This is Indiana.
Basketball is the thing here. That doesn’t necessarily mean droning on about hoops on a barn like certain broadcasters who don’t really get it though.
This state produces basketball talent at an alarming level, there’s a reason for that crowd that clamors for Indiana men’s basketball’s head coach to recruit the state (even though that doesn’t necessarily yield the best results).
You hear all the stories, the boys who grow up watching Indiana (or Purdue, I guess), the amateur and developmental leagues around the state and the towns that absolutely fill their local high school gym on game nights.
What you don’t hear? The same things about the women’s game.
There are countless girls around the state who grow up dreaming of basketball too. One of them, Ali Patberg, has helped lead Indiana’s women’s basketball program to heights previously unheard of.
And now those girls around the state have role models to look up to in these players. They too can be Mackenzie Holmes lurking down low and making defenders pay. They can smother an opponent on defense like Nicole Cardaño-Hillary. They can be nearly automatic from midrange like Grace Berger.
They can go down as an Indiana legend like Patberg.
We see you.— Indiana Women’s Basketball (@IndianaWBB) March 23, 2022
We hear you.
We love you.
So they deserve to have their stories told with the same respect the boys and men have been given for decades. It’s long past due.
You may have read this in a column from the Indiana Daily Student, but words have power. When you think of Indiana Basketball, what’s the first thing that comes to mind? My bet’s on the men’s team.
Sure, you can explain it away by citing each program’s historical success or whatever, but this is a problem for teams without five banners on the wall too. Tons of men’s basketball programs refer to them selves as “Whatever University Basketball” while the women’s team uses the “Women’s” label.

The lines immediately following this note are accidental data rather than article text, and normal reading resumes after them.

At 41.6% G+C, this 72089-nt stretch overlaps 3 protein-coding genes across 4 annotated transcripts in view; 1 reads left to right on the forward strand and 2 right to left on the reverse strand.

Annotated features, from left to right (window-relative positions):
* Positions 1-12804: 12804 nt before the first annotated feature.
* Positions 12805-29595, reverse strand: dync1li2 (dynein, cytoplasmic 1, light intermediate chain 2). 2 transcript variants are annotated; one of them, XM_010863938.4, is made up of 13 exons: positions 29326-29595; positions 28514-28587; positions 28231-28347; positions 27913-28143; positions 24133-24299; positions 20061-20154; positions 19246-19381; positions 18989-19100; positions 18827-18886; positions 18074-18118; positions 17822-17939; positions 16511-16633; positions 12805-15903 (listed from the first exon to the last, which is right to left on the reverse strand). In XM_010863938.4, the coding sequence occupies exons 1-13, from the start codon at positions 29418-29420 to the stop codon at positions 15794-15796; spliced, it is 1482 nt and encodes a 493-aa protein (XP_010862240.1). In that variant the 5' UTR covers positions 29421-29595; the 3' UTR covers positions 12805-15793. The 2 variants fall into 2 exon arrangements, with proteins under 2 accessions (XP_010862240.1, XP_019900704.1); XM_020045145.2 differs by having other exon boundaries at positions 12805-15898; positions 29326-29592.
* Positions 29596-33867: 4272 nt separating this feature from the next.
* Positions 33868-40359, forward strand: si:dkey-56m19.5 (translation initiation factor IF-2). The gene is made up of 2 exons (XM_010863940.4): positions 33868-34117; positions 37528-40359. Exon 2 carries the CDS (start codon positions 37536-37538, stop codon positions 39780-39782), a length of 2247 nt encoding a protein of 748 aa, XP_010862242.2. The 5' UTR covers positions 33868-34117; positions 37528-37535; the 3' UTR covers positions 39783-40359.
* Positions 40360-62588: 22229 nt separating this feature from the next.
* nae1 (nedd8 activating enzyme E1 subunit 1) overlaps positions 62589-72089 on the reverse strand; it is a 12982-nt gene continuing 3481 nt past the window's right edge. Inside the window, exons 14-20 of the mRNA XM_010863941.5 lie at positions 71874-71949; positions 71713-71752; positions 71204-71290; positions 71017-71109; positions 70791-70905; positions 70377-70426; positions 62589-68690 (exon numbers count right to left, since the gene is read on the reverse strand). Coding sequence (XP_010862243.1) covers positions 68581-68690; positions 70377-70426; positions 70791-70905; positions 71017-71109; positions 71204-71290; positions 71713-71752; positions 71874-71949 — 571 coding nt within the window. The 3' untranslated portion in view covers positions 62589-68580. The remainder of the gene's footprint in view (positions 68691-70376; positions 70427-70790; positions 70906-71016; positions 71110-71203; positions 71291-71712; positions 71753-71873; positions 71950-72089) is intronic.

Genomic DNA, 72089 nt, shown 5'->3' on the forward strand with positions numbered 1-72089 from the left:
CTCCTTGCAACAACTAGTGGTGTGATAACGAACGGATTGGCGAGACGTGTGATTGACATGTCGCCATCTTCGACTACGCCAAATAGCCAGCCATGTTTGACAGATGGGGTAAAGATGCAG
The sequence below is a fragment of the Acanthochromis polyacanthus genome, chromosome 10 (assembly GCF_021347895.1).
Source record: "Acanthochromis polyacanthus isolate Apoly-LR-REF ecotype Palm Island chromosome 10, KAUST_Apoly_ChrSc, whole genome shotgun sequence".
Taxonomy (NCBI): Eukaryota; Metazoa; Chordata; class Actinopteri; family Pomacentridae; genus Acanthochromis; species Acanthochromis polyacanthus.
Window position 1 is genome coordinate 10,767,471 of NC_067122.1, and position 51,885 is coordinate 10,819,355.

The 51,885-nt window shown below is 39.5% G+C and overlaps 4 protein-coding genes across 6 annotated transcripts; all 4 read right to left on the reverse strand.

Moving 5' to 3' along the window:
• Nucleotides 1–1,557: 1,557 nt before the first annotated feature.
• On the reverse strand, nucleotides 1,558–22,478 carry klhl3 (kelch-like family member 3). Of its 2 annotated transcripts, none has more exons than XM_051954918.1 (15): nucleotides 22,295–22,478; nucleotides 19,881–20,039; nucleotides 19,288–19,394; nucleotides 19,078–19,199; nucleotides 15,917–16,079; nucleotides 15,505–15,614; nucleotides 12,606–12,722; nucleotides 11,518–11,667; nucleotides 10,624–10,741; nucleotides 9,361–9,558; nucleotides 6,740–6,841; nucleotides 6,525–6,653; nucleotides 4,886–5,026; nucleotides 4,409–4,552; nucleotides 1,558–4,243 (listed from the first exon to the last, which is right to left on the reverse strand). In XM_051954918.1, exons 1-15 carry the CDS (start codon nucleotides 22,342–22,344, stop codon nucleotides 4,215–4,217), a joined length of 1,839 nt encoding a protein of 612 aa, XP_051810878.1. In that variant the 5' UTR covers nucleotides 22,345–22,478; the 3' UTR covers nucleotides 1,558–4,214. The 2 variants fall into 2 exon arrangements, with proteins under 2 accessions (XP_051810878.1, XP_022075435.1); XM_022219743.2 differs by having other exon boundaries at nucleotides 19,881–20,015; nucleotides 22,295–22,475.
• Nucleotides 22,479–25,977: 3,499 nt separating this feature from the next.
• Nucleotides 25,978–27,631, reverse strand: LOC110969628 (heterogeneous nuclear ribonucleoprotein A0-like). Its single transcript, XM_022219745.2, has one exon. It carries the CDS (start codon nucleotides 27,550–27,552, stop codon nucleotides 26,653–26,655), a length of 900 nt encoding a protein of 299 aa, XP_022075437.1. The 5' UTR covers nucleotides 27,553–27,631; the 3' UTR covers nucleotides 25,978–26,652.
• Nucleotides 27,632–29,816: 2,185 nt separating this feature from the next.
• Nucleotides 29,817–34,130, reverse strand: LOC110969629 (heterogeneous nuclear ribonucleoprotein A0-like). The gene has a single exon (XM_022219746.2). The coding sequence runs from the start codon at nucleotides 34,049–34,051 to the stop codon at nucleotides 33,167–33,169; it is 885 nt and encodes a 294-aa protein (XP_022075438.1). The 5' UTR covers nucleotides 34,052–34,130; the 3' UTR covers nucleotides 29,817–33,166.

“It’s just words,” you say. Well, you’d be incorrect.
Women’s basketball has been treated as a sideshow by many in the media landscape for so long now. Some outlets do a much better job of covering the game than others, newspapers usually do a pretty good job of this.
Other outlets treat it like a second class sport. They’ll send reporters to watch boys basketball just to catch a glimpse of an Indiana commit or even a recruiting target. There’s breakdowns of how recruits/transfers will fit on the court, projections and a constant stream of content.
The women’s game doesn’t receive the same treatment. Men’s stories will be labelled “Indiana basketball” or “IU basketball” while the women have a signifier. Why?
The women’s team just doesn’t get the same level of coverage. They’ll get a fun little story here and there, a gamer, a little update or whatever. Press conferences for the men’s team are PACKED while the women’s team has tons of empty seats.
It’s long past time for that to change. Crimson Quarry has been labelling stories about the men’s program as “Indiana men’s basketball” for a while now because we believe both programs should be treated as equals.
That’s not some colossal change, but we believe it’s at least a step in the right direction. Moving forward, we’ll be trying to provide equal coverage of both programs. Analysis of how new recruits fit on the court, stories about players and projections.
Sports media has needed to take a thoughtful look at how it treats and covers the women’s game, and I’d like CQ to be a part of that change.
Thank you for your readership.